There is a lot more I could add, but I’ve literally written college essays on this topic before, so I’m trying to be brief. In my opinion, Frankenstein is a feminist narrative. The belief that its moral is “Man Should Not Play God” willfully ignores huge elements of the story that contradict it, and also focuses on romanticizing the desire to create life as though it would be some huge discovery. Critics and writers alike ignore the fact that Frankenstein’s creation is not notable for excluding God, but rather for excluding the opposite sex. They ignore the fact that his monster is only evil because Frankenstein, his sole parent, neglects the “feminine” parental duties like nurturing and teaching. They ignore the fact that the monster only dedicates himself to evil wholly when Frankenstein destroys his bride – and Frankenstein only destroys the bride because the bride could have children, a power he lacks. Frankenstein is the male chauvinist who is not satisfied by having significantly more power than the women in his life, and instead tries to remove their power and presence entirely. This insane desire is what destroys him, not the desire to “play God.”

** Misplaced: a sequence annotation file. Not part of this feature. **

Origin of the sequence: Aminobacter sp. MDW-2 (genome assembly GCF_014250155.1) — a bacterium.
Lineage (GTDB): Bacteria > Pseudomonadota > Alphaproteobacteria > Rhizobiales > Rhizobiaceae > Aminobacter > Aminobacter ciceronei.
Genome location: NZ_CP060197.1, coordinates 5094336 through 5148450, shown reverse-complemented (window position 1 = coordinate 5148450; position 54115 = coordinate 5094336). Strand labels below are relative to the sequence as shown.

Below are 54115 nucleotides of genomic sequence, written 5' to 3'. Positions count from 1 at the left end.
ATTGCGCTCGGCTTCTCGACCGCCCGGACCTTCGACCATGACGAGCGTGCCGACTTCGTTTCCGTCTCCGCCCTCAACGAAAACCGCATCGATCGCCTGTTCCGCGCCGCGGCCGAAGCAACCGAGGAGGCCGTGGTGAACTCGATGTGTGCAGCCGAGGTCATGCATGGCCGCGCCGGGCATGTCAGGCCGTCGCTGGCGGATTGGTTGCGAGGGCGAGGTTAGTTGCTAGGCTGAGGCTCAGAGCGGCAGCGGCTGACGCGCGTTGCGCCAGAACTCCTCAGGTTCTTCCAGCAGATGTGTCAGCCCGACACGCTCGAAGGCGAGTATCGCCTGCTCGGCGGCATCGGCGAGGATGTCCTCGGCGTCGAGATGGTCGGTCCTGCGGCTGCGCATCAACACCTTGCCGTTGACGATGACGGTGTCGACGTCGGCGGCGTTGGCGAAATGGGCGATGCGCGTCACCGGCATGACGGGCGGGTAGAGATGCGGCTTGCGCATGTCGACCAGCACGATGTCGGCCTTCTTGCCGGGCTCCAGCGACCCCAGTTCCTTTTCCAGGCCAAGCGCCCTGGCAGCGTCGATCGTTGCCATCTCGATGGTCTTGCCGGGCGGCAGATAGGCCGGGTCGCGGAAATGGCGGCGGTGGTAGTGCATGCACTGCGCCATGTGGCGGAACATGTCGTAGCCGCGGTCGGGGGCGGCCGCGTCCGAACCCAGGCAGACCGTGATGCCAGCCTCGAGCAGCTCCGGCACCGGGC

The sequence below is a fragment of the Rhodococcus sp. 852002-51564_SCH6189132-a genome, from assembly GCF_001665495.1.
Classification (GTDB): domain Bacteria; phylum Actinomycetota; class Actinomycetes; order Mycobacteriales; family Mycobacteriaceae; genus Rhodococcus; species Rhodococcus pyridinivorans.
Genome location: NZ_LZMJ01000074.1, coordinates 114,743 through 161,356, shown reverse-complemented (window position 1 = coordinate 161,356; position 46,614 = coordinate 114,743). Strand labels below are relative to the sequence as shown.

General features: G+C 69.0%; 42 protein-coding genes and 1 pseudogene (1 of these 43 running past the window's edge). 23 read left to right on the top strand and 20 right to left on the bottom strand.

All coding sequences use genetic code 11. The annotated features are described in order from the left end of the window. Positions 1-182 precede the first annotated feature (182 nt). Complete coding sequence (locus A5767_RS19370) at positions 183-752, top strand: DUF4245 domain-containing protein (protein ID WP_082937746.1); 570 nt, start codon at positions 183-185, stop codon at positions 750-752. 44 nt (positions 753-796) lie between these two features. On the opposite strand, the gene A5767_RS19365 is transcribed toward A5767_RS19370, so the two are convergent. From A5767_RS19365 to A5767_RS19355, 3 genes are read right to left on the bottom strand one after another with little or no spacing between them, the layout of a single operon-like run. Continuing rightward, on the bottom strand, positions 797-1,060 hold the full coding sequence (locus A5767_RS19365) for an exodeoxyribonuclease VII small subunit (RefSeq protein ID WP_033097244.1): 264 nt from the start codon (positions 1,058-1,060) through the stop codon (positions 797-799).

Maybe you think it’s crazy and unfounded. You’re allowed. But Mary Shelley’s mom was one of the first feminists, and she was friends with a bunch of social activist poets. It’s not a complete stretch that her most famous work may actually have a feminist message instead of a religious one.